General Convention 2009, in adopting Resolution D035, proclaimed the doctrine outmoded in this day and age, even though there has been no example of its application in recent times. The Resolution calls for the governing bodies of ECUSA to write a letter to the Queen of England, Elizabeth II:
Resolved, that The Episcopal Church . . . directs the appropriate representatives of the House of Bishops and House of Deputies . . . to write to Queen Elizabeth II, the Supreme Governor of the Church of England, requesting that her Majesty disavow, and repudiate publicly, the claimed validity of the Christian Doctrine of Discovery . . .
It is, as already noted, unclear how or why the Queen should repudiate a doctrine which she herself has not personally espoused. Moreover, the Presiding Bishop has recently declared a new Episcopalian form of the Doctrine in a letter to the House of Bishops not yet published on the official ENS site, but released elsewhere. In her letter, she declares it her policy not to allow any Episcopalian Diocese or bishop to sell any of their parish property without a clause that would exclude the setting foot on it by any bishop or other clergy of another church in competition with ECUSA for a period of at least five years from the date of sale:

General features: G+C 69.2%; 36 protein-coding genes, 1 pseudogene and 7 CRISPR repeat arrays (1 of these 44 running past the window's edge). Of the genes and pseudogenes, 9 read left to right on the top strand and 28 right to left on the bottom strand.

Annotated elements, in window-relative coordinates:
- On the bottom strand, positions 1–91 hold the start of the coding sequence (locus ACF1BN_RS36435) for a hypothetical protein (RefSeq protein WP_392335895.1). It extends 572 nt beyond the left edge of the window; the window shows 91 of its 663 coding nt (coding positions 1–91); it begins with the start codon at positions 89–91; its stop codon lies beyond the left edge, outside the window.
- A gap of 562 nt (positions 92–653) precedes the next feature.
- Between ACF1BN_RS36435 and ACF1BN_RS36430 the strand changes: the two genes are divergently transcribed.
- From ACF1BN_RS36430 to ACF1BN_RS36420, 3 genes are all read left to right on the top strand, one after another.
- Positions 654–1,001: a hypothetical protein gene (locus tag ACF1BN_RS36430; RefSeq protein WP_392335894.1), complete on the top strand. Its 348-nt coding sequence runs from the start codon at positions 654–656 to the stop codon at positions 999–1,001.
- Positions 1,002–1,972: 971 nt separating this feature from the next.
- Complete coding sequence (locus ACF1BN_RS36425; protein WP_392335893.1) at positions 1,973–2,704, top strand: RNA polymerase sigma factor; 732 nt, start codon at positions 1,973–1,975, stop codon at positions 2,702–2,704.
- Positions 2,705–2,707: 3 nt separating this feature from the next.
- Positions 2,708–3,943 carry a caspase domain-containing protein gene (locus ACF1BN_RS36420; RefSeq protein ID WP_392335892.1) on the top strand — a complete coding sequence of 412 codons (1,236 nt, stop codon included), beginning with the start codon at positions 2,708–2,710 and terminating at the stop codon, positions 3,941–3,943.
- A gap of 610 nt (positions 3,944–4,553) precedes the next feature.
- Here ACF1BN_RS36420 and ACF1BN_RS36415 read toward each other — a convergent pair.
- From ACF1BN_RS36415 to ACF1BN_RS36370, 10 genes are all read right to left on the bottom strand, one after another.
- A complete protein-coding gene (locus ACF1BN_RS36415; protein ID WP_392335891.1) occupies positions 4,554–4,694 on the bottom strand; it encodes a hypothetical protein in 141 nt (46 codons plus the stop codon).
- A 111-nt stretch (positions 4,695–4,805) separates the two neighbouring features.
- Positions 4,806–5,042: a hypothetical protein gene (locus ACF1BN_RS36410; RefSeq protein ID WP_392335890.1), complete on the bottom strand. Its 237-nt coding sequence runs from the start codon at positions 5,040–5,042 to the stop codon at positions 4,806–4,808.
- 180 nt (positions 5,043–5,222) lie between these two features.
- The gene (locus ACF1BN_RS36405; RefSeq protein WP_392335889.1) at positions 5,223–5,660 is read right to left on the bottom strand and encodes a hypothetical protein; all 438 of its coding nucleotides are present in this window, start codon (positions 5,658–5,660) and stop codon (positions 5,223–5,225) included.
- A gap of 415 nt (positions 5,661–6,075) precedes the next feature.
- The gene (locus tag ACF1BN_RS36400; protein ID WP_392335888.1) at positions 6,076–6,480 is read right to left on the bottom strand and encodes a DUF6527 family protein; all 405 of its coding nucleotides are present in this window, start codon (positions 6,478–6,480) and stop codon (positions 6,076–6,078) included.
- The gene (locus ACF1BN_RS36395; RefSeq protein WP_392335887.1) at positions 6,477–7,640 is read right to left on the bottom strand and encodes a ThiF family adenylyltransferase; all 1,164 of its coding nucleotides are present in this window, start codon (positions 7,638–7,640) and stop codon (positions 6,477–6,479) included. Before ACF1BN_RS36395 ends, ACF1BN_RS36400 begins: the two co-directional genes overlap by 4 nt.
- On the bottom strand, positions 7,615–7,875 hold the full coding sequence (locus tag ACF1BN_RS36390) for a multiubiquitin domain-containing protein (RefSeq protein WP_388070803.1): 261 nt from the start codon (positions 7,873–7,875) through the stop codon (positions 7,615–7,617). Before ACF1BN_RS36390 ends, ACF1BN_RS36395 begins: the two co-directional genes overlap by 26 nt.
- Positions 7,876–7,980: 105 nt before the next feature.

I will continue to uphold two basic principles in the work some of us face in dealing with former Episcopalians who claim rights to church property or assets. Our participation in God’s mission as leaders and stewards of The Episcopal Church means that we expect a reasonable and fair financial arrangement in any property settlement, and that we do not make settlements that encourage religious bodies who seek to replace The Episcopal Church.
Pragmatically, the latter means property settlements need to include a clause that forbids, for a period of at least five years, the presence of bishops on the property who are not members of this House, unless they are invited by the diocesan bishop for purposes which do not subvert mission and ministry in the name of this Church.
It is worthy to note how the Presiding Bishop simply assumes, without any discussion, that she has the authority to impose these requirements on the bishops responsible for the lawsuits brought….
Read it all.